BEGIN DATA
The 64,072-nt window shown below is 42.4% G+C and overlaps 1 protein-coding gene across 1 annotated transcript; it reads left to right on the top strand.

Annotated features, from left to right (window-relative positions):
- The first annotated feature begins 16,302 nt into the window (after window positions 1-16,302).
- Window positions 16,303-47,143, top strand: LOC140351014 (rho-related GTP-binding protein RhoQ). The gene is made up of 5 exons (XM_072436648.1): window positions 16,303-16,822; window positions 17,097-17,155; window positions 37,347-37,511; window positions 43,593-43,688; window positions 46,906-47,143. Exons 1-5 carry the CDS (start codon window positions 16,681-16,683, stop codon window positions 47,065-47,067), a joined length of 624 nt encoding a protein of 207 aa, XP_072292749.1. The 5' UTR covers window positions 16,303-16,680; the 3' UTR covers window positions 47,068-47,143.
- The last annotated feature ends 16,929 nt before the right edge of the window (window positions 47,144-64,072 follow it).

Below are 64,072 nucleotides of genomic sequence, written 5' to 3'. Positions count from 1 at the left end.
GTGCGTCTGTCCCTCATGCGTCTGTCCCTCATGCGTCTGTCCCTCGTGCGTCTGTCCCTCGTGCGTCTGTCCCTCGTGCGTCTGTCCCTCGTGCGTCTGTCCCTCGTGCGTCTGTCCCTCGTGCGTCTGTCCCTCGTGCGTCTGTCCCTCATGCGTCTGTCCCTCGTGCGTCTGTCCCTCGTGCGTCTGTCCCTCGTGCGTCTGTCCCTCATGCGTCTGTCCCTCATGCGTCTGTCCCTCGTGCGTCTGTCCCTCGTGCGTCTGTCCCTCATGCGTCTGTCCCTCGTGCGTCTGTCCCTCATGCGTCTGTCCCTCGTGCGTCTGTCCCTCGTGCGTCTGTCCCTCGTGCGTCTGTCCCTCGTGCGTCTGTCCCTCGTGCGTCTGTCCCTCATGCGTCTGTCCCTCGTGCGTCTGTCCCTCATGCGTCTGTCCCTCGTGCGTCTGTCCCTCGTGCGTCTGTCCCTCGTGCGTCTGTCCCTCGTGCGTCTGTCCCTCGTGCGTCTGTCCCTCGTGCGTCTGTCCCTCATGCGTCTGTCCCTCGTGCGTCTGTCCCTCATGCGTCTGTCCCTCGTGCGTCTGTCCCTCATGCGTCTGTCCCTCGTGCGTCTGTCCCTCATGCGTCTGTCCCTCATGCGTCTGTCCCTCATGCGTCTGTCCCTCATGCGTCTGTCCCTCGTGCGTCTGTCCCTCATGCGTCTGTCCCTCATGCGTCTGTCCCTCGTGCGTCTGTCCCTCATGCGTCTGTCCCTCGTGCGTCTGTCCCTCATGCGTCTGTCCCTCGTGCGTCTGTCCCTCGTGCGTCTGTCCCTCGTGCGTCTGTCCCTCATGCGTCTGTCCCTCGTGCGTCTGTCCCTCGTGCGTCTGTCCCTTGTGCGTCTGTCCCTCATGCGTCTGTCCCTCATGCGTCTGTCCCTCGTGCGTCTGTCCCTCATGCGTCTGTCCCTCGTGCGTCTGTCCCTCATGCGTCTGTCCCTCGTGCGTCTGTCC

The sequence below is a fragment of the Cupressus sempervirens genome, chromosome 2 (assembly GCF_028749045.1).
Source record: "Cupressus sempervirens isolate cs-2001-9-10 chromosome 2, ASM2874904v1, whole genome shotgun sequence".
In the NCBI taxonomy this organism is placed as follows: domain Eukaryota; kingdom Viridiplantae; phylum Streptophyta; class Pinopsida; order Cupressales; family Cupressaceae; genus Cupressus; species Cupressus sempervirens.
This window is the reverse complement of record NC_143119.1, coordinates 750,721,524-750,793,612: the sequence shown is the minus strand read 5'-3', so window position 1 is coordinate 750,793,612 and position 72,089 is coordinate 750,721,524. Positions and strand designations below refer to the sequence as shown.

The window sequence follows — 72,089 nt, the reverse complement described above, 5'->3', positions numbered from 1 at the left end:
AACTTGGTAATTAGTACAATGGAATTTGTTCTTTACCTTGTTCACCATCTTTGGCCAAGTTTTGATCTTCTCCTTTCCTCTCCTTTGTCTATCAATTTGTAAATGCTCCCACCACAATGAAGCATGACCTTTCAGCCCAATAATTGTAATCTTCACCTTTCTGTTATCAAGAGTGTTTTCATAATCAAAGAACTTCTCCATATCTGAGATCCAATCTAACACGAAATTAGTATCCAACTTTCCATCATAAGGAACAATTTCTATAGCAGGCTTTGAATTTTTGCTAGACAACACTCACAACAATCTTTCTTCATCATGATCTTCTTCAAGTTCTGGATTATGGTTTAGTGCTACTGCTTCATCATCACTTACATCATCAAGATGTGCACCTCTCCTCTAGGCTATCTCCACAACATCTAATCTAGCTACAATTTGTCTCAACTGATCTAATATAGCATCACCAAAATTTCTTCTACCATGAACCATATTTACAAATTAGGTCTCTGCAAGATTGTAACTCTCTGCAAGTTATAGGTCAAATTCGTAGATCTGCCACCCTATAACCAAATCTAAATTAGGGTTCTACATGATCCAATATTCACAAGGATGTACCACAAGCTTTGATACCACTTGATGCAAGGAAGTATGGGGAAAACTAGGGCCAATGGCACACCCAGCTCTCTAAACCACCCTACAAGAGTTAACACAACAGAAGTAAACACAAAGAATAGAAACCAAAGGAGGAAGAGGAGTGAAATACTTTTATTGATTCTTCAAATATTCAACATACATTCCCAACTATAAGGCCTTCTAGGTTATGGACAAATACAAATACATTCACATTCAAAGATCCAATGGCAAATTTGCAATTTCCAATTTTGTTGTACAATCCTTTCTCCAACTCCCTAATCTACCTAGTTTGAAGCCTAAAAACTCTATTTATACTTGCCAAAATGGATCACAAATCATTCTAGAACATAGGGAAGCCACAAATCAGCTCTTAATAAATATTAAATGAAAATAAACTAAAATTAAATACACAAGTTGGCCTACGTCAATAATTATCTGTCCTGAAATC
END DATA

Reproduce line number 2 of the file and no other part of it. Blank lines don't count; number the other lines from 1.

Annotated features, from left to right (window-relative positions):